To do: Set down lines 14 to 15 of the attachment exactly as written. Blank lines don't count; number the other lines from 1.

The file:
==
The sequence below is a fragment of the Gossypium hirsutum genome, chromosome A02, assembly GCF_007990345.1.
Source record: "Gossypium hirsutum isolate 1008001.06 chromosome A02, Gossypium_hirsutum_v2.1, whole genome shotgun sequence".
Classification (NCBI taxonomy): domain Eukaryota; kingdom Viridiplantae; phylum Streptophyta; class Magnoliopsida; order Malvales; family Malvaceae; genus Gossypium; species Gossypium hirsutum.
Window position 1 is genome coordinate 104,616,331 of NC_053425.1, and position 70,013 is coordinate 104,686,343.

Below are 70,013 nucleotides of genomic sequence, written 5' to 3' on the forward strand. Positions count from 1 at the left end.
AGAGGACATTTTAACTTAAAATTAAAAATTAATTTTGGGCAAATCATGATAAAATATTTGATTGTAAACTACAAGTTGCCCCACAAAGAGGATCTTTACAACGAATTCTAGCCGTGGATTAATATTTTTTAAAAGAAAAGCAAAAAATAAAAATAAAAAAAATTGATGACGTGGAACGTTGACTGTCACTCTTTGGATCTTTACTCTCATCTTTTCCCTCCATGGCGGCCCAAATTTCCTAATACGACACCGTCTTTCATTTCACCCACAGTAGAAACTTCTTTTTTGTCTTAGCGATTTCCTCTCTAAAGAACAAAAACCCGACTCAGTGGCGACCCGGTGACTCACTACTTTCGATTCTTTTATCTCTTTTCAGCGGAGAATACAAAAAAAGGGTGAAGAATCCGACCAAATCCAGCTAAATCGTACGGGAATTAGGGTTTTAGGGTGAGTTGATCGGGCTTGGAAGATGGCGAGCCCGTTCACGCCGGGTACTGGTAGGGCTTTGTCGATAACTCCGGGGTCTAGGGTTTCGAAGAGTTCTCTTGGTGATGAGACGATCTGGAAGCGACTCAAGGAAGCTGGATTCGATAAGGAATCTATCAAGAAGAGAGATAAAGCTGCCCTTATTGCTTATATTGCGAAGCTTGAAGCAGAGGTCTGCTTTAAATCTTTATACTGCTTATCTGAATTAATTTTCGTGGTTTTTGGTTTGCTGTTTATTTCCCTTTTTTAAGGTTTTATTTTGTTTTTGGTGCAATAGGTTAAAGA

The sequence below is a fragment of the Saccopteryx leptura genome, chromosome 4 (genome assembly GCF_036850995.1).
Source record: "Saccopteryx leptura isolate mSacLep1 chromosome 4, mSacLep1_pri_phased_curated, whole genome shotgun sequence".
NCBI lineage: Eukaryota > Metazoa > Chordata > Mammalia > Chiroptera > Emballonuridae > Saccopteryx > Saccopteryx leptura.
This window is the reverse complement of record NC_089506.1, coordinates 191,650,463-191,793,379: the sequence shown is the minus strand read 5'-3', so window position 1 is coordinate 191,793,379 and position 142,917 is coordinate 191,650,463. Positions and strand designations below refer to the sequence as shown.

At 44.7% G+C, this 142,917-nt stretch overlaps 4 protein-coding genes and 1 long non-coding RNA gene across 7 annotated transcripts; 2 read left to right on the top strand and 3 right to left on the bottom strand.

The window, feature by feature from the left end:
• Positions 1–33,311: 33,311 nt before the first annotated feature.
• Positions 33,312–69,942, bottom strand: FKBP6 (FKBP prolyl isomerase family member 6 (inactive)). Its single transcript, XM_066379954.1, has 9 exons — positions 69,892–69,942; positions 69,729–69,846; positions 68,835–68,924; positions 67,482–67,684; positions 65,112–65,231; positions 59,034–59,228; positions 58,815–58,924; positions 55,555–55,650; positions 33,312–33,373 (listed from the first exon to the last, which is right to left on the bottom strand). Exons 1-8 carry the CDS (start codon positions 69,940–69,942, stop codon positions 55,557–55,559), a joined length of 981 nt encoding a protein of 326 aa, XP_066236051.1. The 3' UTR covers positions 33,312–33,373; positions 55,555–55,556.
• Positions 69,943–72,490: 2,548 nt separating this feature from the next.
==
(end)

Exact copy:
• Positions 33,312–69,942, bottom strand: FKBP6 (FKBP prolyl isomerase family member 6 (inactive)). Its single transcript, XM_066379954.1, has 9 exons — positions 69,892–69,942; positions 69,729–69,846; positions 68,835–68,924; positions 67,482–67,684; positions 65,112–65,231; positions 59,034–59,228; positions 58,815–58,924; positions 55,555–55,650; positions 33,312–33,373 (listed from the first exon to the last, which is right to left on the bottom strand). Exons 1-8 carry the CDS (start codon positions 69,940–69,942, stop codon positions 55,557–55,559), a joined length of 981 nt encoding a protein of 326 aa, XP_066236051.1. The 3' UTR covers positions 33,312–33,373; positions 55,555–55,556.
• Positions 69,943–72,490: 2,548 nt separating this feature from the next.